|(Eduardo Kac's GFP Bunny, a fluorescent green bunny made by inserting |
the genes from glowing jellyfish into the embryo of an albino bunny)
|(Scene from blockbuster film, Jurassic Park, Park scientists use frog DNA|
and extracted dinosaur DNA from mosquito's
to create a dinosaur, the dangers of scientific hubris are seen later
in the film when the dinosaurs run wild)
An aspiring doctor and scientist myself, I focus more on the possible benefits of genetic experimentation than the possible detrimental effects of this revolutionary field. Although I think there exists a public fear of this type of experimental science, seen in films like Jurassic Park and Jurassic World, so far, advances in genetic experimentation have been mainly beneficial to society. For example, the genetic modification of plants and crops has allowed for the mass production of food and, thus, the alleviation of world hunger.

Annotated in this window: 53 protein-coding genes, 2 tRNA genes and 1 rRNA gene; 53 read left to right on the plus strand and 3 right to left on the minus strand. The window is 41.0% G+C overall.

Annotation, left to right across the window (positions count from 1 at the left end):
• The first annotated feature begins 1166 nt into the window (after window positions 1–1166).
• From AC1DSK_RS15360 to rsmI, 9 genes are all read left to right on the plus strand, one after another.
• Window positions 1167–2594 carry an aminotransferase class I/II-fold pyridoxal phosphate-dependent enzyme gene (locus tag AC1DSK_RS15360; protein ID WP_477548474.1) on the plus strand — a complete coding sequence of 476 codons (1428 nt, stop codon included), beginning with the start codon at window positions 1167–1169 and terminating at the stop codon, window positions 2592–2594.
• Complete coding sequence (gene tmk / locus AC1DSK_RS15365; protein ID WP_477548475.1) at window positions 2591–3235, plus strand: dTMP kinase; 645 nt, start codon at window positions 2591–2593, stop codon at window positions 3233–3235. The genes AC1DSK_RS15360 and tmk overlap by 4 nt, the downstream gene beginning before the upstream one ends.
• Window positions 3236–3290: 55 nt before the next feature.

Going back to the topic of Jurassic Park, I particularly find the study of genetic manipulation in zygotes to produce hybrid animals or prokarya fascinating. Professor Vesna's mention of Eduardo Kac's GFP Bunny and Joe Davis's Microvenus, reminded me of a similar revolutionary genetic experiment done to a sheep embryo, producing the first ever scientifically created animal clone.
|(The process in which the first animal clone, |
Dolly the sheep was made)
|(Time magazine cover touching on |
one of the many societal implications that
come from this sort of extreme